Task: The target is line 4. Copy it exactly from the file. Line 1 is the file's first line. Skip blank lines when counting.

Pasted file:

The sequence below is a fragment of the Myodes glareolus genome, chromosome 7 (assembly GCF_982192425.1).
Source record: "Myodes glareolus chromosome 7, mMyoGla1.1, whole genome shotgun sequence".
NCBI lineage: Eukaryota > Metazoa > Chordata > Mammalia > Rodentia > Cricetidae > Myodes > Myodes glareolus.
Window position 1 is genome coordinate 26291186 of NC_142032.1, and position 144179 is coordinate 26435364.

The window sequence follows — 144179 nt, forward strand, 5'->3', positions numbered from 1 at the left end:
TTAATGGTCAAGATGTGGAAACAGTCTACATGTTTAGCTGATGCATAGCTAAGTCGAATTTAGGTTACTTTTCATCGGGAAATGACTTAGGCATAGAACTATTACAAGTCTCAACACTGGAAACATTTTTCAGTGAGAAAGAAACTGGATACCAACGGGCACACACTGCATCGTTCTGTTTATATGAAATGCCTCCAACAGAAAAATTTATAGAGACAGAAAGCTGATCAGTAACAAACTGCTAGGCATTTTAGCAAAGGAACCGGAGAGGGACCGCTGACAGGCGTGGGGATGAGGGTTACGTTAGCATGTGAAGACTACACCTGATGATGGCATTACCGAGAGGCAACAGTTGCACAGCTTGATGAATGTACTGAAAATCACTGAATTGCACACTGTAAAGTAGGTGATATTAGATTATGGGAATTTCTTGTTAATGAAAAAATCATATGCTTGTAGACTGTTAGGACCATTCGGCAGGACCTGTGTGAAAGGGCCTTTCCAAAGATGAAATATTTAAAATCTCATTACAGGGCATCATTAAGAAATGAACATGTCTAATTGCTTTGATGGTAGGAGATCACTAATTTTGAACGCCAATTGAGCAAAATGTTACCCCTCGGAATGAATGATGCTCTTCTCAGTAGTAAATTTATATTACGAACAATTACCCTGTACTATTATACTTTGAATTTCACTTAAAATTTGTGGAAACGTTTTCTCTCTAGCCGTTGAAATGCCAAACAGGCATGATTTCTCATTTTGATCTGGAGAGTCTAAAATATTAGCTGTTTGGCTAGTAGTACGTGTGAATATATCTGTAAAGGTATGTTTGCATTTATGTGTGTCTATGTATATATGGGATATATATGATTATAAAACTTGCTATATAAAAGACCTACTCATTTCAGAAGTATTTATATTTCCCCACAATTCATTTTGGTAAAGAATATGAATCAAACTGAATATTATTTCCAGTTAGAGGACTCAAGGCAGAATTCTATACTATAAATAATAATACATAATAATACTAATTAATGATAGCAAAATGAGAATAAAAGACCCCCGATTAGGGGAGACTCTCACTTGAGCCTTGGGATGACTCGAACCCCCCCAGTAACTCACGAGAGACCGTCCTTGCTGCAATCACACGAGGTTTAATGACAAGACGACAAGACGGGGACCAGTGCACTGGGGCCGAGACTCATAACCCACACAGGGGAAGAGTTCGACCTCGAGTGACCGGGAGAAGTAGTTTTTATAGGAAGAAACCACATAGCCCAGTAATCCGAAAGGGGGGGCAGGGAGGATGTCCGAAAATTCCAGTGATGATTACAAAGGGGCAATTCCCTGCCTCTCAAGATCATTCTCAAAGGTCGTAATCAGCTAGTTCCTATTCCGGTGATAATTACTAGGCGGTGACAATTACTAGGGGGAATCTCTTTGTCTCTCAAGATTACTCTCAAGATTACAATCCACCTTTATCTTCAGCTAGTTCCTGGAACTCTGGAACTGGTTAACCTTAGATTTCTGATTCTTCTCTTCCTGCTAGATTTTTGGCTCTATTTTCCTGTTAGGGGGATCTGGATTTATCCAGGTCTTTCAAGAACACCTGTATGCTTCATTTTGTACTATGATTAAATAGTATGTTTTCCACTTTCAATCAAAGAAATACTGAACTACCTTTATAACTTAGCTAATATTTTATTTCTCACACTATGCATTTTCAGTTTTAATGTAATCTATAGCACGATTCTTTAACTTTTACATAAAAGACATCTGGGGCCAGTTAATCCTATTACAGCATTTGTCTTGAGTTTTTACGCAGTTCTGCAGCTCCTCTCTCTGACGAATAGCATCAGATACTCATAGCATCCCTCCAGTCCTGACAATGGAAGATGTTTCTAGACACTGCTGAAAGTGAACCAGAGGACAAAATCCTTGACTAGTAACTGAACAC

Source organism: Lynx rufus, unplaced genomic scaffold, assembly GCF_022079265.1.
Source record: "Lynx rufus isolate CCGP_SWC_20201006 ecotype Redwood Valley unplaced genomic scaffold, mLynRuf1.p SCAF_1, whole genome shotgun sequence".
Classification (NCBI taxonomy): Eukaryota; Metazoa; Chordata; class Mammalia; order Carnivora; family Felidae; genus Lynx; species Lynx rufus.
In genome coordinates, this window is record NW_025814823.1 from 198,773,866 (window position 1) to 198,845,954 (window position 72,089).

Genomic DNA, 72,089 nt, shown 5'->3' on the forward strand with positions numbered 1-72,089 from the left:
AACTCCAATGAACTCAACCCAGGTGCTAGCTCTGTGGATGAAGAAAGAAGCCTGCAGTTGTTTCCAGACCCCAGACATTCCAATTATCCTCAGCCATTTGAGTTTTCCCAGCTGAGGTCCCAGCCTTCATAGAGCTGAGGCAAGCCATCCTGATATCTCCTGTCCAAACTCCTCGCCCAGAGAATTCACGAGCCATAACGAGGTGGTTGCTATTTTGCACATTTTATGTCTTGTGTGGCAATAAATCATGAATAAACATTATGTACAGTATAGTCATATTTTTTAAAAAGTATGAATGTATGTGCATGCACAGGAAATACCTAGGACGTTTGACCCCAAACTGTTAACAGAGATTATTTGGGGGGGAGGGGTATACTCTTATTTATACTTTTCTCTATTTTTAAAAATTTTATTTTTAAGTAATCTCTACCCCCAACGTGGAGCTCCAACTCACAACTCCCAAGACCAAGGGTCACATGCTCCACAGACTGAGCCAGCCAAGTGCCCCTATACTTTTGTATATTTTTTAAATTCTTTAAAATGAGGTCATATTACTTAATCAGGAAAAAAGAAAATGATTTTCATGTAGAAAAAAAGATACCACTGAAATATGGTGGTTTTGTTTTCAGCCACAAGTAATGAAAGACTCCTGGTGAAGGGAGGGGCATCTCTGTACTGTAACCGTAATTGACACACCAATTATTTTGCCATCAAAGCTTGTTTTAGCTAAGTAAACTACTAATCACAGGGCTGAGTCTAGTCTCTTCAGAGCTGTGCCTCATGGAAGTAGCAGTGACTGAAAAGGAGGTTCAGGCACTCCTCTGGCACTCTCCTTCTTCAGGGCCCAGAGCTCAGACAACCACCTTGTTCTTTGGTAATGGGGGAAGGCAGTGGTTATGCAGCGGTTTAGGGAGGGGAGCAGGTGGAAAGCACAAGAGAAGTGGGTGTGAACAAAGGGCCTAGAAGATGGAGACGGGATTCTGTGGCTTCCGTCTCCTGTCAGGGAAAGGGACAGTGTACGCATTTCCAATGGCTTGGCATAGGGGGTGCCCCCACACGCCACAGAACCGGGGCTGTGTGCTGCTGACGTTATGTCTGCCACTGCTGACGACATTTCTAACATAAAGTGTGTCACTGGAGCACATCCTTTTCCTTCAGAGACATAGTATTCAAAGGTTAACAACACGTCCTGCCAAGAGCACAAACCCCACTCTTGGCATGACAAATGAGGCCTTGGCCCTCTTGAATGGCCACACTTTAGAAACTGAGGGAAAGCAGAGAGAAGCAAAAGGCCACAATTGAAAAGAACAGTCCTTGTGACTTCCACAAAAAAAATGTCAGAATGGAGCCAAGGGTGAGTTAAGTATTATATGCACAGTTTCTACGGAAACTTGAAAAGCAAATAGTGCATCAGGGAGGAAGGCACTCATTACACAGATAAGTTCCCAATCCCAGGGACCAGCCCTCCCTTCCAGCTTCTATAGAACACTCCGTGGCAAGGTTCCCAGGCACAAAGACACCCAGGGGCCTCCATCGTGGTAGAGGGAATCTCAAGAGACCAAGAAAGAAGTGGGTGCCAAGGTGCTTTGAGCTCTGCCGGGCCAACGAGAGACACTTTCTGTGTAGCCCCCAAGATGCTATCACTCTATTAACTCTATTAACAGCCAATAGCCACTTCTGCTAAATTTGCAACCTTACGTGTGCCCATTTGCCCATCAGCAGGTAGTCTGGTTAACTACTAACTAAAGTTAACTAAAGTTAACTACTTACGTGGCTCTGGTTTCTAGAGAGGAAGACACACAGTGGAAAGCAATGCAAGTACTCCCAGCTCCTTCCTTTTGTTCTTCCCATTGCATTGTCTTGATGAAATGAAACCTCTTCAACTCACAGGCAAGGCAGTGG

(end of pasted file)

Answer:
Window position 1 is genome coordinate 26291186 of NC_142032.1, and position 144179 is coordinate 26435364.